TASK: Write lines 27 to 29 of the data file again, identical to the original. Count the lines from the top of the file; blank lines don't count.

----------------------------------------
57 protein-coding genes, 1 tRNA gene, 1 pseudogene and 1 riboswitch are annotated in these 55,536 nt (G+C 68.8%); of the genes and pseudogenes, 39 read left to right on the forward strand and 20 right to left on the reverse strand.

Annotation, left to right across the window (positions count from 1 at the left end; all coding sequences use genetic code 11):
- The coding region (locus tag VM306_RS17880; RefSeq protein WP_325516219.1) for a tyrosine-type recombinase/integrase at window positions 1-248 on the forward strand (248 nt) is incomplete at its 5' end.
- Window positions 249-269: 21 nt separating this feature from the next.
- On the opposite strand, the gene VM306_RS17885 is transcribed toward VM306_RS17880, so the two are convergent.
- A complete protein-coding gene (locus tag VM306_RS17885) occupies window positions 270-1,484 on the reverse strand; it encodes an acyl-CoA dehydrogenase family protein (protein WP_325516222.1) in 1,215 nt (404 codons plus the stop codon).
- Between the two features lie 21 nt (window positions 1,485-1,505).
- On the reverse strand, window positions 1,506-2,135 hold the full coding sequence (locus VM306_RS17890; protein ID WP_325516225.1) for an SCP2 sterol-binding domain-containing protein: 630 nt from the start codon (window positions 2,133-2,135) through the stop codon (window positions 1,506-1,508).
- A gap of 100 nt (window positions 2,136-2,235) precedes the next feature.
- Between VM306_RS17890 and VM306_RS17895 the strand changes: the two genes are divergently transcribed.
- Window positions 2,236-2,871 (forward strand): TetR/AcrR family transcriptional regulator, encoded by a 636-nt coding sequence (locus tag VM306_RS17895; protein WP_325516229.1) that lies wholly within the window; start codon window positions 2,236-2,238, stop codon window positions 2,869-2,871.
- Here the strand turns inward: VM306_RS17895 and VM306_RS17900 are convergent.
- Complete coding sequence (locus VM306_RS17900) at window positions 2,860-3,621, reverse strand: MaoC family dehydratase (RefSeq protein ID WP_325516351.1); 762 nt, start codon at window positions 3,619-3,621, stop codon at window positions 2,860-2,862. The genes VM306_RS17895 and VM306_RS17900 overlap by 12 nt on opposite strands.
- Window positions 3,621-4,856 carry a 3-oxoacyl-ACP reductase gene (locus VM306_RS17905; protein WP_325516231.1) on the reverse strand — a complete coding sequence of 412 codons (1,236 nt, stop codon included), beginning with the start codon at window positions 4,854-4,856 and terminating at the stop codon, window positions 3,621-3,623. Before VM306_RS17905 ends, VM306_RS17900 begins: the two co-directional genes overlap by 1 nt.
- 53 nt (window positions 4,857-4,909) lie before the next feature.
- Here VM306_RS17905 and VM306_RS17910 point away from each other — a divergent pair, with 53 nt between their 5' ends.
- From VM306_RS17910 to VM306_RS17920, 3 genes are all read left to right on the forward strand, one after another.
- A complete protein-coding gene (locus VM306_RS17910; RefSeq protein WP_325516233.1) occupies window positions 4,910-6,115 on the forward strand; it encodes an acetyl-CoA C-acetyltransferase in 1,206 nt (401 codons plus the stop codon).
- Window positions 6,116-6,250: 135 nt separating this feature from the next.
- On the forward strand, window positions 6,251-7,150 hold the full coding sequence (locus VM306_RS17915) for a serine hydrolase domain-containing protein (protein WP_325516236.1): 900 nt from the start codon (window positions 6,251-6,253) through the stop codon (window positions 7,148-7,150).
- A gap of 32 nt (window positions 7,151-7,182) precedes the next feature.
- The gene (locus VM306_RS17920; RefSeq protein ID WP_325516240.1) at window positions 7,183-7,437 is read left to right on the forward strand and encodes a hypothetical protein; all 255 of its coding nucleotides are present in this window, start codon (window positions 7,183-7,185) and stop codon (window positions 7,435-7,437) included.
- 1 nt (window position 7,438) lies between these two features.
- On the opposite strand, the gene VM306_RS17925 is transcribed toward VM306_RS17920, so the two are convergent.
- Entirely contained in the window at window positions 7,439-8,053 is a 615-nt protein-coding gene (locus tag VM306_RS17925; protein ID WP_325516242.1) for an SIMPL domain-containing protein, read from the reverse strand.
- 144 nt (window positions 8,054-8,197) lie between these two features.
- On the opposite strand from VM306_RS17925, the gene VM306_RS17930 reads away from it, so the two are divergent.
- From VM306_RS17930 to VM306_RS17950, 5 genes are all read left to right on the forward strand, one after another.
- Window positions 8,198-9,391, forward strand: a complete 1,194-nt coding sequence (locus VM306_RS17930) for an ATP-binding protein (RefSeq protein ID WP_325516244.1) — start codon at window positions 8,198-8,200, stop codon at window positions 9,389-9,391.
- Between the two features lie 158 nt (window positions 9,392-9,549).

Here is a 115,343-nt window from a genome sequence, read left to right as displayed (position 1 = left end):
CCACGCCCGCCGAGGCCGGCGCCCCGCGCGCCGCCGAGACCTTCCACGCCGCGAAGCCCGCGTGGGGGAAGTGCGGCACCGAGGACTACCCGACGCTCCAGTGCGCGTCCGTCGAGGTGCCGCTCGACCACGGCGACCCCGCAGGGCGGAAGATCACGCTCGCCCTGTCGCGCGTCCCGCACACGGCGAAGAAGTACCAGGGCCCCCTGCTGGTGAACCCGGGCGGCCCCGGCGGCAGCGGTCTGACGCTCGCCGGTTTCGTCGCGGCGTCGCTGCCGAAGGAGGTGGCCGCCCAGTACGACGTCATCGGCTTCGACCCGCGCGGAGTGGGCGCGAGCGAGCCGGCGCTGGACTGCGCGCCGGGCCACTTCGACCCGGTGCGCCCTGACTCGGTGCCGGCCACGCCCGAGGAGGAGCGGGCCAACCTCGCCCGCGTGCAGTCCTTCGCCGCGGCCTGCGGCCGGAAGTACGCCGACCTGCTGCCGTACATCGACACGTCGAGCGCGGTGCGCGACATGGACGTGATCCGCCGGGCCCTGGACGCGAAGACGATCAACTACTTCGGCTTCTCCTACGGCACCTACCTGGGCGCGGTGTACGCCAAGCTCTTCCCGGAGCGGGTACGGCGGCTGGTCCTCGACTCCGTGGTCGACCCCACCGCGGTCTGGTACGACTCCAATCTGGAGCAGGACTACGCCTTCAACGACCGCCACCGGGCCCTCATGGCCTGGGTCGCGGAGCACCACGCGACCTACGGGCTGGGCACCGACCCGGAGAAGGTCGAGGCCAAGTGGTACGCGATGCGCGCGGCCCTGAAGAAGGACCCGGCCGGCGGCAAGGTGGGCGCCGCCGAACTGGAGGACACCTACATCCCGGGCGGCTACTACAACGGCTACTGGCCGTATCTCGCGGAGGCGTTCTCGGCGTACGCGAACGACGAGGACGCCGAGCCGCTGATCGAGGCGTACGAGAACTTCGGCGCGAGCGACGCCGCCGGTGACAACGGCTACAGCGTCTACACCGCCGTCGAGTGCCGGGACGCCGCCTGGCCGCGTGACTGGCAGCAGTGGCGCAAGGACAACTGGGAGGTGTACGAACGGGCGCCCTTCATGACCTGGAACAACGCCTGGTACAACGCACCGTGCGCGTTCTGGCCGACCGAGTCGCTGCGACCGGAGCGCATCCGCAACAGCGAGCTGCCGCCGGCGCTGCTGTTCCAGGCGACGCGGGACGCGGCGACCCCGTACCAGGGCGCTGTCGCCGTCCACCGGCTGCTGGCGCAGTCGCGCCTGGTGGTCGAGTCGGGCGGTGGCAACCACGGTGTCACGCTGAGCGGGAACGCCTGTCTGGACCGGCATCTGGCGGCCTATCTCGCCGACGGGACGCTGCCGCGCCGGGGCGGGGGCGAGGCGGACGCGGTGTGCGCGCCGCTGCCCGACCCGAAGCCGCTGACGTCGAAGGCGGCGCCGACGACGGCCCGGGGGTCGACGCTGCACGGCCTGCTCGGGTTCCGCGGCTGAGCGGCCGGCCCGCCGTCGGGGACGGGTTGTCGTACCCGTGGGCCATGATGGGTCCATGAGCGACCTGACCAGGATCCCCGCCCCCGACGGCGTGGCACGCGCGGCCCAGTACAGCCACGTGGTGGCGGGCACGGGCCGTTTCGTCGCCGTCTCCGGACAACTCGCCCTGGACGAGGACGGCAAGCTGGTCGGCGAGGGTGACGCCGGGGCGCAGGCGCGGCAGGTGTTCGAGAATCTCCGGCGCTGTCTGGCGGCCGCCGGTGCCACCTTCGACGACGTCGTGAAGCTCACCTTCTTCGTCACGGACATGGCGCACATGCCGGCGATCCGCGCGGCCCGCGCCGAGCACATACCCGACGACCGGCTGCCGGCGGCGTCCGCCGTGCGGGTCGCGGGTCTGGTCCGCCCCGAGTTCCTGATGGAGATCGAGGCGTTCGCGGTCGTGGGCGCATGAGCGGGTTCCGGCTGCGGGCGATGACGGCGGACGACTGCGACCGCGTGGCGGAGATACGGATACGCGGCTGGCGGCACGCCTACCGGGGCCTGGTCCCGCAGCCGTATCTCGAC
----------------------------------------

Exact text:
- On the opposite strand from VM306_RS17925, the gene VM306_RS17930 reads away from it, so the two are divergent.
- From VM306_RS17930 to VM306_RS17950, 5 genes are all read left to right on the forward strand, one after another.
- Window positions 8,198-9,391, forward strand: a complete 1,194-nt coding sequence (locus VM306_RS17930) for an ATP-binding protein (RefSeq protein ID WP_325516244.1) — start codon at window positions 8,198-8,200, stop codon at window positions 9,389-9,391.